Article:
The fire danger in the Lac La Biche Forest Area is HIGH. This fire hazard is expected to increase through the long weekend.Dry grass and vegetation is extremely flammable. Any spark or friction can cause a fast-moving wildfire under these conditions. Use caution when spending time in forested areas, especially on dry and windy days.
Report smoke or fire in the forest by calling 310-FIRE (3473).
There are currently five wildfires in the Lac La Biche Forest Area. One is out of control, one is being held and three are under control at this time.
LWF-087 - out of control (OC) - 35 km northeast of Athabasca near the "C" Road and the Athabasca River Bridge. Firefighters, helicopters and air tankers are actively working on this fire.
LWF-086 - being held (BH) - Calling Lake. Firefighters and helicopters are actively working on this grass fire.
There have been 87 wildfires in the Lac La Biche Forest Area so far this year. These wildfires have burned 212.49 hectares.
There are no wildfires of note in the Lac La Biche Forest Area at this time. A wildfire of note is determined to be of significant public interest and may pose a threat to public safety, communities or critical infrastructure.
There have been 250 wildfires in the Forest Protection Area of Alberta so far this year. These wildfires have burned 465.35 hectares.
We urge everyone to use caution when working and recreating outdoors. Never leave your campfire unattended.
- Never leave your campfire unattended! Always ensure it is properly extinguished when you are done with it. Soak it with water, stir it and soak it again until the ashes are cool to the touch.
Let the fire burn down before you plan on putting it out. Spread the embers within the fire pit, then add water or loose dirt, and stir.
Expose any material still burning. Add more water and stir again until you can no longer see smoke or steam. Do not bury your fire as the embers may continue to smolder and can re-emerge as a wildfire.
Repeat until your campfire is cool to the touch.
If your fire is out, you should not be able to feel any heat from the ashes.
- Follow these guidelines to build a safe campfire: wildfire.alberta.ca/prevention/campfire-safety
Use caution when riding your off-highway vehicle in forested areas.
- Exhaust systems heat up to temperatures in excess of 204 degrees Celsius; hot enough to fry an egg and start a wildfire.
- At these temperatures, built up materials and debris on your machine (such as grass, muskeg, moss, or other debris) can heat up, smoulder and ignite.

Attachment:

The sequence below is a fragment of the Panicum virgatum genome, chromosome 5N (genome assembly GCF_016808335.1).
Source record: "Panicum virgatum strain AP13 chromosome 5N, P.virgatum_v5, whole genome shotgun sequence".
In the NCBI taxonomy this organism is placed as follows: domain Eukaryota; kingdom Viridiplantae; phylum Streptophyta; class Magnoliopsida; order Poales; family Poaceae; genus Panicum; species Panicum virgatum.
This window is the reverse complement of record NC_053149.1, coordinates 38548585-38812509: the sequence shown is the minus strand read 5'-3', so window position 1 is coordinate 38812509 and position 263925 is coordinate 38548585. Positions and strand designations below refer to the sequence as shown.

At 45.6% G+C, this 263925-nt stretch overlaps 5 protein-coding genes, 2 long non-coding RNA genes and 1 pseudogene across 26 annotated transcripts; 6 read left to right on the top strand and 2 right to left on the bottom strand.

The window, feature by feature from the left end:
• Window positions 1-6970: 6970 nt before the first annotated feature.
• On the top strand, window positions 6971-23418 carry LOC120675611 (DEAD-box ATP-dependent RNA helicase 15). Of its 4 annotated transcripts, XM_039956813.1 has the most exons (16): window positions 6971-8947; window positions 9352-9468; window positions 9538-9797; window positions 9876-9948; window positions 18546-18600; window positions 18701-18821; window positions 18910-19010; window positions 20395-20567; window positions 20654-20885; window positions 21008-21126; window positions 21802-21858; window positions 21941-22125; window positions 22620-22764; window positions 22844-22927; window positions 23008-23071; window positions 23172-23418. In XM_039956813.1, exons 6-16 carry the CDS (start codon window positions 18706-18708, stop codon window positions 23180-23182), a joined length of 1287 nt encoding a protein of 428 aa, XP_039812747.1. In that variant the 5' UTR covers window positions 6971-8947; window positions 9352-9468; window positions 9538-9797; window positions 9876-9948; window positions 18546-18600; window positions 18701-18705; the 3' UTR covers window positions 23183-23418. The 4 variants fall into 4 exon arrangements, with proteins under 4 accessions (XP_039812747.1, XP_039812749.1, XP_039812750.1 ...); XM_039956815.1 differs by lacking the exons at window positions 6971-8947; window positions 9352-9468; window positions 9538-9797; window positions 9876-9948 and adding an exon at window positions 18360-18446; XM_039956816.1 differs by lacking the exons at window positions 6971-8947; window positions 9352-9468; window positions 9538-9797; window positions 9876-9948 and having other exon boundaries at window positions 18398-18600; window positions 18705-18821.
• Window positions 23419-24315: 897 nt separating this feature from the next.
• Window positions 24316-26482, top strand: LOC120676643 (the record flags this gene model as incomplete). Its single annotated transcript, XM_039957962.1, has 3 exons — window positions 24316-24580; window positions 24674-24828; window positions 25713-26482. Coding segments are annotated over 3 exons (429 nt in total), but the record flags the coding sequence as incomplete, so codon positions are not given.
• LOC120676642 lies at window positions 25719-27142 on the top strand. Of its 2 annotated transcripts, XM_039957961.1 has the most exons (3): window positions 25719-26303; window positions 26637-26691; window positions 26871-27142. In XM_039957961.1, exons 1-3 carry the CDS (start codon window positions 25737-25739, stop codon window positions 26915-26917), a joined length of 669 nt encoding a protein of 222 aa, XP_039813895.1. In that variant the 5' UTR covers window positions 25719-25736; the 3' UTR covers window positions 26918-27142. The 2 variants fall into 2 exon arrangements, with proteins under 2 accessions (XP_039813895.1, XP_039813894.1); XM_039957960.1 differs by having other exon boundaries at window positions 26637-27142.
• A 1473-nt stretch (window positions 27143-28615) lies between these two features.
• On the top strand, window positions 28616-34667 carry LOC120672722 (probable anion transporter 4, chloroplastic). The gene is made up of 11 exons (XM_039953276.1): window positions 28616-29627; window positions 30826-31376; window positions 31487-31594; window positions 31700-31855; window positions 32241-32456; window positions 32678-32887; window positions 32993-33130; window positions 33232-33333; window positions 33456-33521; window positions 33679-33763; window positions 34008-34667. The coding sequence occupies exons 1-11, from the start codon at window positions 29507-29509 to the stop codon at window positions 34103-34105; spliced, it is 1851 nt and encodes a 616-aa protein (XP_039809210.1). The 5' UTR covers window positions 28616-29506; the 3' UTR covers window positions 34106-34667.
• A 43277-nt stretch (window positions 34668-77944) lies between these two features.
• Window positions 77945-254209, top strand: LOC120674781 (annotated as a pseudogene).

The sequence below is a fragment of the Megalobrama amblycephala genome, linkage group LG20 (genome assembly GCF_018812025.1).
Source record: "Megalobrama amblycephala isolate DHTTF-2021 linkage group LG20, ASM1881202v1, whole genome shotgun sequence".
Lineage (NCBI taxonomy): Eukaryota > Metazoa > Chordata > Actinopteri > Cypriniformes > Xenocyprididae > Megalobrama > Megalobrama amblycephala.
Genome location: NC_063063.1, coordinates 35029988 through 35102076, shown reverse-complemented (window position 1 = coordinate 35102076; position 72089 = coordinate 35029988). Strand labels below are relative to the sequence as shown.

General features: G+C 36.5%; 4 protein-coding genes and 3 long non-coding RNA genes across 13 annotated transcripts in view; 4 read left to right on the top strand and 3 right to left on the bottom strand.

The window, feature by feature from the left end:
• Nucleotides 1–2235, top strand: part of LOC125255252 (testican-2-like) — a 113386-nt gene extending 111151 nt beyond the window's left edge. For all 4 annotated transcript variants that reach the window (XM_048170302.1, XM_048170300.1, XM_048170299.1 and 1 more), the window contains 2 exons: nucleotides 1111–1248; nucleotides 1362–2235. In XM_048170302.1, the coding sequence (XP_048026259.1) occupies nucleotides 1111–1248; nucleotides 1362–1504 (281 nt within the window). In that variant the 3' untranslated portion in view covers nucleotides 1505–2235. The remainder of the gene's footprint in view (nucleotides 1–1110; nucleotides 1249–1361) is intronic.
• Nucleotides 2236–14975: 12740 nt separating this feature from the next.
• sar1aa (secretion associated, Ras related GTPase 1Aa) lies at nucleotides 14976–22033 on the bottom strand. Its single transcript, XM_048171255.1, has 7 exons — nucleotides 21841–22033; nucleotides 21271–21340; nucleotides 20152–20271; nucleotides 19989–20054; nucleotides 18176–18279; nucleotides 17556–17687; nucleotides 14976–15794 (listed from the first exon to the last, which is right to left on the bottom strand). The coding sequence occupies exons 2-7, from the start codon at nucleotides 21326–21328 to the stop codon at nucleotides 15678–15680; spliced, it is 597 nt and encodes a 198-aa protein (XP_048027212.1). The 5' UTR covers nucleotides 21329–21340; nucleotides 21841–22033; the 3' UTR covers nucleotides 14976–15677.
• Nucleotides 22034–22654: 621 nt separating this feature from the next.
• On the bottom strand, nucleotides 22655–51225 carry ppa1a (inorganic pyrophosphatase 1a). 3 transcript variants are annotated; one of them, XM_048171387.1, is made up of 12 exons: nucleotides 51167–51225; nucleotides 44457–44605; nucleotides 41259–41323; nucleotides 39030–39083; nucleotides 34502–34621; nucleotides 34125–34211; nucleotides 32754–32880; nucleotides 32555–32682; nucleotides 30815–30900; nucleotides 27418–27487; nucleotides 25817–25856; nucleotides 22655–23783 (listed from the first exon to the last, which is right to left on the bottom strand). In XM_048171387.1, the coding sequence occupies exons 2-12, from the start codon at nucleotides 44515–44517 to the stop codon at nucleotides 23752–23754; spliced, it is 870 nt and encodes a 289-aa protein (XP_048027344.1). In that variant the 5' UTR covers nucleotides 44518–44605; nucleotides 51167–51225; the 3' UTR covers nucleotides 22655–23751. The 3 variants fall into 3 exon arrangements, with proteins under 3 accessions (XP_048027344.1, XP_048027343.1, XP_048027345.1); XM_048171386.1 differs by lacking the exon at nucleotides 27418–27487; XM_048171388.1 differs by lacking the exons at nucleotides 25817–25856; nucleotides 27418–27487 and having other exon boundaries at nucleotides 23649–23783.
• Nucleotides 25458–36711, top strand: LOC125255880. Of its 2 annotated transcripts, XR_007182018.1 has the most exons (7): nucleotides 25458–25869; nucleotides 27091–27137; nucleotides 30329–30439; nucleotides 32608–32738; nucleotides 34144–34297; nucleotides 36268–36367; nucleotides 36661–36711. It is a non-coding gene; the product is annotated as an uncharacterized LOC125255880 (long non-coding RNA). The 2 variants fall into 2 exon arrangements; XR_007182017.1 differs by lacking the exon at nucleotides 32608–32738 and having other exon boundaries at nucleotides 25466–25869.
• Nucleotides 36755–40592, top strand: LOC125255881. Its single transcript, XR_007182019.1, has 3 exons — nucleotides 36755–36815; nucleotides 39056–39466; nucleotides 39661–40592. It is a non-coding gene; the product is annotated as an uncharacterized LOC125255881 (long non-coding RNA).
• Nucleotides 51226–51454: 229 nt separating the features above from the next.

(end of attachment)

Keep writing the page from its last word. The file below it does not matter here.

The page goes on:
- The smouldering debris can drop to the ground as you’re riding, starting a wildfire.
Before you ride, clean any debris that has built up near the exhaust and muffler, under the seat, in wheel wells and around the engine. During your ride, stop regularly to clean your hotspots. Dry grass and vegetation that accumulate near the exhaust, ignite and cause a wildfire when it falls to the ground. Always carry a small fire extinguisher, a collapsible shovel and water. These tools can help extinguish a wildfire and safely dispose of hot debris.
NEW FIRE PERMIT PORTAL LAUNCHED
You can now request your fire permit online through a new online portal. During wildfire season, fire permits are required for any burning in the Forest Protection Area of Alberta, except for campfires.
Fire permits are free and help us track what is burning on the landscape. If you're burning without a fire permit or outside fire permit conditions, your fire is considered a wildfire. By getting a permit before burning, you help keep our firefighters free to fight real wildfires instead of responding to the smoke in your backyard.
To request a fire permit online, visit the new portal. You will need a MyAlberta Digital ID to access the portal. Please note that you can still request your permit from the Lac La Biche forest office by calling 780-623-5388.
NEW WILDFIRE DASHBOARD
The new wildfire dashboard provides up-to-date wildfire information at the click of a button. This interactive tool displays important statistics on the number of active wildfires in the Forest Protection Area of Alberta, sizes, locations, suspected causes and more.
The dashboard builds on the former wildfire status map by displaying the most frequently accessed information in one convenient location.
Download the Alberta Wildfire app today and get access to accurate, real-time information on wildfires in your area. You can also find information on fire advisories, restrictions and bans across the province and much more all on your mobile device.
Before heading out, please check albertafirebans.ca to determine whether there are any fire advisories, fire restrictions or fire bans in effect for your destination.
For more information please contact:
Provincial Wildfire Information Officer
- Alberta Wildfire
- Alberta Fire Bans
- FireSmart in Alberta
- Alberta Emergency Alerts
- Air Quality Health Index
- Wildfire Smoke and Your Health
- 511 Road Reports
- Emergency Preparation